Norman Westberg: “A soundtrack for inner debates.” Interview by Bob Baker Fish


Norman Westberg is a guitarist, best known for his work with the unpredictable and frequently ferocious Swans. Yet alongside this he’s been quietly releasing limited edition solo albums which highlight a more experimental and gentler side to his personality that isn’t reliant upon volume or bombast. Initially issued himself, they’ve since been re-released on Lawrence English’s Room40 label. You can read our review of MRI here, and 13 here. His latest, After Vacation is his most realised with English acting as a producer and helping realise his ideas.

What was happening to you when you were writing/ recording After Vacation?
I was recording ‘After Vacation’ during the breaks from Swans touring. The title started as a working title, but stuck. I came back from a family vacation to start compiling tracks to send to Lawrence English, and started to really like the sound and idea of the title. Nothing really heavy as far as deep meaning, people can think what they want.

After Vacation feels so dense, warm, relaxing. Possibly the opposite of Swans. Do you feel a relationship between the two – like you couldn’t have one without the other? Or is that oversimplifying things?
My time in Swans, and particularly the influence of Michael Gira, showed me the value of slowing down. Not just tempo, but the development of musical passages. Swans was a musical awakening for me in that I was asked to play what I felt, rather than something that was written, or even able to be written.

Norman Westberg – Soothe The String from ROOM40 on Vimeo.

You speak of moving beyond the one take “it is what it is,” of your previous solo releases. What prompted this, and when in the process was this decision made?
Lawrence rereleased my earlier Limited Edition Etsy CDs. He told me that in any of my 15 plus minute pieces, he could hear sections that could work on their own. I think of the longer pieces as conversations. The pieces on After Vacation are more of a comment on an event.

Did you have any musical reference points?
I am not a big one for figuring out other people’s songs. As I play, I may stumble upon something that feels like some music that I have heard. I try to shape that to be my own. In my experience, people don’t hear the musical references that I make unless I point them out.

How much writing was done before recording? Does improvisation play a role in your work?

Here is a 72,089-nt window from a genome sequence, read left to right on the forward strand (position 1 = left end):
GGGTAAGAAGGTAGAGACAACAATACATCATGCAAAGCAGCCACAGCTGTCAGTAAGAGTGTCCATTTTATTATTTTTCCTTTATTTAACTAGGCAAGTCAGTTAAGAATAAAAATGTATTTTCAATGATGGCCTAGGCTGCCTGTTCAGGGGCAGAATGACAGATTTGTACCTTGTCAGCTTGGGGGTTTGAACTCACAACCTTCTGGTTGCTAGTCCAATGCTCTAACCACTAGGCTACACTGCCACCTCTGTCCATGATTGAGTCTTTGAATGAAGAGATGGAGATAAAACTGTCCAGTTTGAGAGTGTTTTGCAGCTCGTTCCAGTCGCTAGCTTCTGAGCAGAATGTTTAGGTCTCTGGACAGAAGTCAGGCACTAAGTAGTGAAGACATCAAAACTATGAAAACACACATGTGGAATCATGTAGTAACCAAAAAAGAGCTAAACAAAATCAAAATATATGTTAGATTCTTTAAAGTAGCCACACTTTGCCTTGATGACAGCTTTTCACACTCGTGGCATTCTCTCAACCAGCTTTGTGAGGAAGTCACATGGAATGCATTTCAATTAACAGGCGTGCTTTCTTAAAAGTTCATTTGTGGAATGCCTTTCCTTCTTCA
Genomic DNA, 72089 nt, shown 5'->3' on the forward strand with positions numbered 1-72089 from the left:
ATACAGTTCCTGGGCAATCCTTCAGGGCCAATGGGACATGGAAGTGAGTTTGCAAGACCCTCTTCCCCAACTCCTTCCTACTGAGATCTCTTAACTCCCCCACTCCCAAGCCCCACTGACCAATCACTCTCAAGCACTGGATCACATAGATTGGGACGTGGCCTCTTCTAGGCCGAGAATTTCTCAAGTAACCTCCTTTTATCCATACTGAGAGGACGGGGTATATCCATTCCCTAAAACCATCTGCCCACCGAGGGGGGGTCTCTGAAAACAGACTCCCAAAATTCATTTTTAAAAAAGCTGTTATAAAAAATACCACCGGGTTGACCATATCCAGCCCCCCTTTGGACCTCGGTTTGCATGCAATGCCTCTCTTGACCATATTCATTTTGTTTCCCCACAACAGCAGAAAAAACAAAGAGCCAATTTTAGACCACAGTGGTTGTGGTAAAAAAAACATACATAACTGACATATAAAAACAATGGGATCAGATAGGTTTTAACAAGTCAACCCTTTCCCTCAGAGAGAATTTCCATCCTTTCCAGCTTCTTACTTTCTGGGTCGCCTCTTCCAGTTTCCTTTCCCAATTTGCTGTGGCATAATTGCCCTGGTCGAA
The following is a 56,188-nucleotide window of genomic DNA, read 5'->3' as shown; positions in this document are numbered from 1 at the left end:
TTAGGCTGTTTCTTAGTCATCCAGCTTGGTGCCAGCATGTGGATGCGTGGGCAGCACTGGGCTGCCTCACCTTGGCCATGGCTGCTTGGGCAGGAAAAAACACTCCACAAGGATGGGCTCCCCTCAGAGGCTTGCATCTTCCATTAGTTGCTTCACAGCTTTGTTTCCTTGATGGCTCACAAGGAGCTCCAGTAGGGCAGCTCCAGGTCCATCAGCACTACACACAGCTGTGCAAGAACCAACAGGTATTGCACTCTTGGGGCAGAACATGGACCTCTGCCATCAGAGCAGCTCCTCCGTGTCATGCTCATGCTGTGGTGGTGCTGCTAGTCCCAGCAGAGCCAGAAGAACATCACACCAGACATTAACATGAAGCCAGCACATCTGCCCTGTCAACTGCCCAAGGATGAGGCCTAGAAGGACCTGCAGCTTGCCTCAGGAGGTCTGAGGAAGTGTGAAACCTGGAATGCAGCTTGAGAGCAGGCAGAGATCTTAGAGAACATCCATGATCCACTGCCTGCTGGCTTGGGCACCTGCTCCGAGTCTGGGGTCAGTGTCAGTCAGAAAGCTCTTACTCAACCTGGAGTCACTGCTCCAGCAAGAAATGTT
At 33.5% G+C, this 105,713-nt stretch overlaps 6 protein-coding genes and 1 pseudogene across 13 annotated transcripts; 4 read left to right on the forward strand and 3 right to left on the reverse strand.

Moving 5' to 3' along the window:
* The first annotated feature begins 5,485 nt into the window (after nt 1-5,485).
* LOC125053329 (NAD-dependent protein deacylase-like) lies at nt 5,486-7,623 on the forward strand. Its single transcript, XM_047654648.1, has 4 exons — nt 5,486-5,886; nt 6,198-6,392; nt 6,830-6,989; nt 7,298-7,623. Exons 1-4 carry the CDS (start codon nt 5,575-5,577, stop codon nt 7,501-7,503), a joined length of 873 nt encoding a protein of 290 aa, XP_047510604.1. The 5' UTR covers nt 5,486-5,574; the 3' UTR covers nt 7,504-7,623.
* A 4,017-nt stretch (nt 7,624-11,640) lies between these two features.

The majority of my music is improvised. I mentioned earlier the idea of conversation. I come up with a subject(feel), then expand on that as a moving dialog.

What role did Lawrence English have with this album? I can hear real links in the density and swells of sound to some of his more recent work. Did you talk with him about this?

Lawrence has a huge role in this recording. He made sense of what I was sending him, and turned it into songs. Almost snippets of my musical conversations.

You’ve been playing guitar for a long time now. How do you feel your playing, or your understanding of the instrument has developed over the years? Was there a specific reason behind only using the guitar (and pedals) on this release?
I feel most comfortable playing guitar. Over the years I have figured out what makes me happy with my playing, and what to avoid. Though I love drums, I feel that I can cover the sense of rhythm with the use of string attack and particular pedals.

Can you talk a little about your approach? It feels like you are delaying delays and maybe working with an ebow and loops?
My general approach is to split the signal to various delays, then into two amps. I own a few guitars, so I will try out different ones depending on the mood that I am looking for. On this recording there are mono tracks recorded and mixed with other tracks, like an ebow, or bowed guitar. Tracks are sometimes looped, then delays are manipulated, or vice versa depending on where in the tale I am.

I would call this ambient music, though it’s possibly a bit denser, a little more muscular and a little noisier than much of the ambient music that I have heard. How do you conceptualise After Vacation?
I want my music to be relaxing to some extent. I would like the listener to get lost in it, and imagine their own scenarios. Reclining in a dim room is a bit of an ideal position. The track ‘Levitation’ was originally recorded for my wife to meditate to. Lawrence made it into more of a song, bringing in and mixing the parts. I consider my music to be ambient at times. I have called it ‘a soundtrack for inner debates.’

How do you think your solo work has evolved over time?

I have become more focused, maybe more precise with where I want the music to go. It is just me playing guitar, working hard at sounding like myself.

You can find After Vacation here.


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Bob is the features editor of Cyclic Defrost. He is also evil. You should not trust the opinions of evil people.

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